Recent research has found that calorie restriction (even mild calorie restriction) has a negative impact on the immune system. When you're eating less than your normal, you're more susceptible to illness. This isn't tragic - but it does mean that if you're dieting, you have to be a little more aware of personal hygiene, because you'll catch cold or flu more easily than if you were not dieting.

To me this is research makes me wonder whether my autoimmune disease is a result of a lifetime of chronic dieting. It also makes it seem likely that one of the ways the body deals with calorie restriction is by diverting energy (and remember energy is measured in calories) away from other body processes - and immunity may be the first system to face "budget cuts."

How much dieting or a particluar diet reduces metabolism (and even whether that reduction occurs) seems to vary from person to person. We do know some of the factors. Protein intake - the person's age and health status (many health issues reduce metabolism, especially endocrine disorders such as diabetes and insulin resistance), the person's dieting history (repeated dieting - especially yoyo and crash dieting).....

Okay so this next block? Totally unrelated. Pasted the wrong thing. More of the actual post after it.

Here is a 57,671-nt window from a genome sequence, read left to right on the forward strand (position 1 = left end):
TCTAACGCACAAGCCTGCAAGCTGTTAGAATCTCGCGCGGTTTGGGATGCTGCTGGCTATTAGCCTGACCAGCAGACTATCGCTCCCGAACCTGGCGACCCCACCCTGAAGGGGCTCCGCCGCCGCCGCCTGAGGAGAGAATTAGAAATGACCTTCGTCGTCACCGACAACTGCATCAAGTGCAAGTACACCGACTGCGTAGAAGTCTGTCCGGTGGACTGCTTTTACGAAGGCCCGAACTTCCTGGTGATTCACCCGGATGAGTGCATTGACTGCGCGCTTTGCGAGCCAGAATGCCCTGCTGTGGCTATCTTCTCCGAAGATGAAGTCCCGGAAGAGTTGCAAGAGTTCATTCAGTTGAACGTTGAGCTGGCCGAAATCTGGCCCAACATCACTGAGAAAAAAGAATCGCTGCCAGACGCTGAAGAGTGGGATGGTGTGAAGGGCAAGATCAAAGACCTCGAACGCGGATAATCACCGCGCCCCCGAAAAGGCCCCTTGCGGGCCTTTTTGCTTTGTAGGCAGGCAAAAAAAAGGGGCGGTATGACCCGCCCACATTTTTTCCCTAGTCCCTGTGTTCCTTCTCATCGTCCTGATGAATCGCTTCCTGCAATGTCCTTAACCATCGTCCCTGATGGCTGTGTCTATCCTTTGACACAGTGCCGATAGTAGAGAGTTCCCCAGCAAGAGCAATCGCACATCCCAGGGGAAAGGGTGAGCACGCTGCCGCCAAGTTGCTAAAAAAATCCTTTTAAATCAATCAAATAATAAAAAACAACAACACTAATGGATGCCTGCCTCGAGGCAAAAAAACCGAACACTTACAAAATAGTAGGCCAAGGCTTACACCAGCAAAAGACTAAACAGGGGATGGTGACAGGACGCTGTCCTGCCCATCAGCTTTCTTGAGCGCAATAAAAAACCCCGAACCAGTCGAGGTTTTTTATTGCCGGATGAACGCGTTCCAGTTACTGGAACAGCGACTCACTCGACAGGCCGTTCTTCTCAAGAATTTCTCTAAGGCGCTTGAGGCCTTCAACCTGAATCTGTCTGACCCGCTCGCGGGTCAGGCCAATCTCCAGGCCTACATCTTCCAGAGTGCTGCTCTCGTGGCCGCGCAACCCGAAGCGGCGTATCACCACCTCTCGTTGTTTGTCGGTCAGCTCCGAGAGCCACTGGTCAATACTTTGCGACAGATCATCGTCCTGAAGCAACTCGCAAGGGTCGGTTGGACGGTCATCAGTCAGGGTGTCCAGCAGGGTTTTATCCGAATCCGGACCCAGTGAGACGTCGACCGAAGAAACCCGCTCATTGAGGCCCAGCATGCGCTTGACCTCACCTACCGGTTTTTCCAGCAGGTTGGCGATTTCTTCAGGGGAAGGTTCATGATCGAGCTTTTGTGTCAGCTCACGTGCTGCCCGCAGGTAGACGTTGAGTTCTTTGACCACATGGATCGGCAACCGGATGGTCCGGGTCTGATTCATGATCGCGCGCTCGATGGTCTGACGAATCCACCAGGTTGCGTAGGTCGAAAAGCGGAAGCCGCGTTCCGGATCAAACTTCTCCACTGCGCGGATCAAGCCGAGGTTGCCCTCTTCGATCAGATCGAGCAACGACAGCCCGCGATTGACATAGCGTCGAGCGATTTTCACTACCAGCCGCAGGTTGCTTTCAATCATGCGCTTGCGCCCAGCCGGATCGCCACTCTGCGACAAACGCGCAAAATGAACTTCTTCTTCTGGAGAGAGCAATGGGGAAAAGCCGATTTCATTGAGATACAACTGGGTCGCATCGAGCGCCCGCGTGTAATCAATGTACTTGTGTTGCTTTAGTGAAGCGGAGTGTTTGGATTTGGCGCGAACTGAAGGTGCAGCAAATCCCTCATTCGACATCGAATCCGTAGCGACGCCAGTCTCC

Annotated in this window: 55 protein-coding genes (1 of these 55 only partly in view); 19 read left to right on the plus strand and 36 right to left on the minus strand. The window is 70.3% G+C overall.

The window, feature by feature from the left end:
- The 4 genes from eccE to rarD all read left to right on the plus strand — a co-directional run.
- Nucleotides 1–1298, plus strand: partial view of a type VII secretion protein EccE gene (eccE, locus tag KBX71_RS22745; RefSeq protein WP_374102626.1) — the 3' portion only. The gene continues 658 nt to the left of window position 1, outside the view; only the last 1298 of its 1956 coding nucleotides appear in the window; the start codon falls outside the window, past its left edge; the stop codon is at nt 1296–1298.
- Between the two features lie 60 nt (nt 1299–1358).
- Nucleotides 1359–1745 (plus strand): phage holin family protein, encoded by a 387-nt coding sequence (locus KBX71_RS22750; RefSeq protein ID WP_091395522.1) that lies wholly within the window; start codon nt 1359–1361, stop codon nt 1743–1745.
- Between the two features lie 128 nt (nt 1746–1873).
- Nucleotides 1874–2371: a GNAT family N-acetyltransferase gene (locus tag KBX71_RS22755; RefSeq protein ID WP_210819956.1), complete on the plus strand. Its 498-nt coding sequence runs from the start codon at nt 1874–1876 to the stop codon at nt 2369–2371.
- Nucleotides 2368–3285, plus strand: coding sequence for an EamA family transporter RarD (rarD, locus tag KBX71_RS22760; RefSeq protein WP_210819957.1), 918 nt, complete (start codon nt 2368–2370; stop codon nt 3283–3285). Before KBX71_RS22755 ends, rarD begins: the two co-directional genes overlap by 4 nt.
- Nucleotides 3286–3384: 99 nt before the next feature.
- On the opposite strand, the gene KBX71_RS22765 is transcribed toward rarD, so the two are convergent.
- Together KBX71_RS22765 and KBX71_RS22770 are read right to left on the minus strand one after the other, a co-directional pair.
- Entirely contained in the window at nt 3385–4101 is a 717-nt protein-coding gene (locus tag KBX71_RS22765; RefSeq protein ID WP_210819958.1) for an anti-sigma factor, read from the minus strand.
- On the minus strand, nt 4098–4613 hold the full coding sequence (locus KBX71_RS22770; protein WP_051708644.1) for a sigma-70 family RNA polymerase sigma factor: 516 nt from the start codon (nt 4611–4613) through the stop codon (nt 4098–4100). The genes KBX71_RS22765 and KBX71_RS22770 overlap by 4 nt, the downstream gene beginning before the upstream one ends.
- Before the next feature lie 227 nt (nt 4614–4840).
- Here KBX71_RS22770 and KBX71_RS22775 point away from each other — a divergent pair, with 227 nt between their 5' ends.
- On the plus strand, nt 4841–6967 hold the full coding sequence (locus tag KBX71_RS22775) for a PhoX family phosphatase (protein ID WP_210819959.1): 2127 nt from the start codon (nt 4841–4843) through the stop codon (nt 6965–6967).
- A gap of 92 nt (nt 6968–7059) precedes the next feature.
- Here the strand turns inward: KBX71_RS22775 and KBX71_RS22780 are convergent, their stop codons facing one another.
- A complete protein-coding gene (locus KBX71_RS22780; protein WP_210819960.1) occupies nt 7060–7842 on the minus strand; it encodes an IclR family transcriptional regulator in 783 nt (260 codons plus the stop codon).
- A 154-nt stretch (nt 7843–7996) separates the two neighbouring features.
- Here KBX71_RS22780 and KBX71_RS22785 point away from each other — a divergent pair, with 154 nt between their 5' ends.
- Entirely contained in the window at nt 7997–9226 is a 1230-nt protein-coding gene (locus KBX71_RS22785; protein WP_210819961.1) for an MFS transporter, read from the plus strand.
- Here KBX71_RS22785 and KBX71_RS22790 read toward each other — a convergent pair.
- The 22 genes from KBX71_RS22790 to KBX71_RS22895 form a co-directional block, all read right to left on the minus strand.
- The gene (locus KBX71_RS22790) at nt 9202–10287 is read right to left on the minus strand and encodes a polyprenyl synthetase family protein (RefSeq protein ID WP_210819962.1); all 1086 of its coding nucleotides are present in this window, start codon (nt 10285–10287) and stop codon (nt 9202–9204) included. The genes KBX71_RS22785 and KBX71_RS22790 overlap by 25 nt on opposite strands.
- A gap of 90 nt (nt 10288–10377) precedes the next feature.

Crash diets are incredibly appealing, because they yield the impressive results we have been conditioned to believe we need. But that kind of weight loss is "addictive" and unsustainable. And it takes more and more extreme methods to recapture the same "high."

We say and truly believe that we only need a jump start, and that we'll be ok with slower losses on a more sensible diet in the future - but that's not the reality. Instead, most people get easily and quickly discouraged and disheartened with "sensible weight loss" and end up on the yoyo dieting rollercoaster, often for their whole lives.